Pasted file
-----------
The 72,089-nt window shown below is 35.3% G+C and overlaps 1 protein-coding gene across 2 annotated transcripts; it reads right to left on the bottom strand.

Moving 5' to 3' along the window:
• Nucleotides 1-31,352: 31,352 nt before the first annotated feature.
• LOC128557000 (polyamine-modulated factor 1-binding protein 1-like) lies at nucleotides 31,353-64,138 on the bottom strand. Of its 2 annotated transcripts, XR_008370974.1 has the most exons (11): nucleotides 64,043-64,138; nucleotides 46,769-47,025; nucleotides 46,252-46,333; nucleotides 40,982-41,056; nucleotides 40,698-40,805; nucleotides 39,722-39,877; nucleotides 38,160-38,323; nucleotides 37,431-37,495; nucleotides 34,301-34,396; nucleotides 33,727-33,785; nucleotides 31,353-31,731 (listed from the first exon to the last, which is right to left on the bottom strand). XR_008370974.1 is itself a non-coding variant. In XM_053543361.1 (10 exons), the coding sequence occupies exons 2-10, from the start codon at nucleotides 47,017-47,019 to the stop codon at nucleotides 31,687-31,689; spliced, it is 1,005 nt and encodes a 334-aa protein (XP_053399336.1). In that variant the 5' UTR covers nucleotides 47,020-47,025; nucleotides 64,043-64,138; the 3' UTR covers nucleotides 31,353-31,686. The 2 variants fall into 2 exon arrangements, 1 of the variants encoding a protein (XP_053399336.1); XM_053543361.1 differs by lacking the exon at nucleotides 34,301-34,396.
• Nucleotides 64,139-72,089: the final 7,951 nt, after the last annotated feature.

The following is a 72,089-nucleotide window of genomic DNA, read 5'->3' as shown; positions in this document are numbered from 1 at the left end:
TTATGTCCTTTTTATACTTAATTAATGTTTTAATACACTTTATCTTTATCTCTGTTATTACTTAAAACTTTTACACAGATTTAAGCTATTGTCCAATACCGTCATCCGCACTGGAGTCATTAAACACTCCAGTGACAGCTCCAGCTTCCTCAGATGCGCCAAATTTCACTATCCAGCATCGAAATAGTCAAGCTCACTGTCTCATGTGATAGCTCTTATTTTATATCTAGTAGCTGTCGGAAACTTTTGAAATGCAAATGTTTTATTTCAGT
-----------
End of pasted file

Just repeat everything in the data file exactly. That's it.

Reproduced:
The 72,089-nt window shown below is 35.3% G+C and overlaps 1 protein-coding gene across 2 annotated transcripts; it reads right to left on the bottom strand.

Moving 5' to 3' along the window:
• Nucleotides 1-31,352: 31,352 nt before the first annotated feature.
• LOC128557000 (polyamine-modulated factor 1-binding protein 1-like) lies at nucleotides 31,353-64,138 on the bottom strand. Of its 2 annotated transcripts, XR_008370974.1 has the most exons (11): nucleotides 64,043-64,138; nucleotides 46,769-47,025; nucleotides 46,252-46,333; nucleotides 40,982-41,056; nucleotides 40,698-40,805; nucleotides 39,722-39,877; nucleotides 38,160-38,323; nucleotides 37,431-37,495; nucleotides 34,301-34,396; nucleotides 33,727-33,785; nucleotides 31,353-31,731 (listed from the first exon to the last, which is right to left on the bottom strand). XR_008370974.1 is itself a non-coding variant. In XM_053543361.1 (10 exons), the coding sequence occupies exons 2-10, from the start codon at nucleotides 47,017-47,019 to the stop codon at nucleotides 31,687-31,689; spliced, it is 1,005 nt and encodes a 334-aa protein (XP_053399336.1). In that variant the 5' UTR covers nucleotides 47,020-47,025; nucleotides 64,043-64,138; the 3' UTR covers nucleotides 31,353-31,686. The 2 variants fall into 2 exon arrangements, 1 of the variants encoding a protein (XP_053399336.1); XM_053543361.1 differs by lacking the exon at nucleotides 34,301-34,396.
• Nucleotides 64,139-72,089: the final 7,951 nt, after the last annotated feature.

The following is a 72,089-nucleotide window of genomic DNA, read 5'->3' as shown; positions in this document are numbered from 1 at the left end:
TTATGTCCTTTTTATACTTAATTAATGTTTTAATACACTTTATCTTTATCTCTGTTATTACTTAAAACTTTTACACAGATTTAAGCTATTGTCCAATACCGTCATCCGCACTGGAGTCATTAAACACTCCAGTGACAGCTCCAGCTTCCTCAGATGCGCCAAATTTCACTATCCAGCATCGAAATAGTCAAGCTCACTGTCTCATGTGATAGCTCTTATTTTATATCTAGTAGCTGTCGGAAACTTTTGAAATGCAAATGTTTTATTTCAGT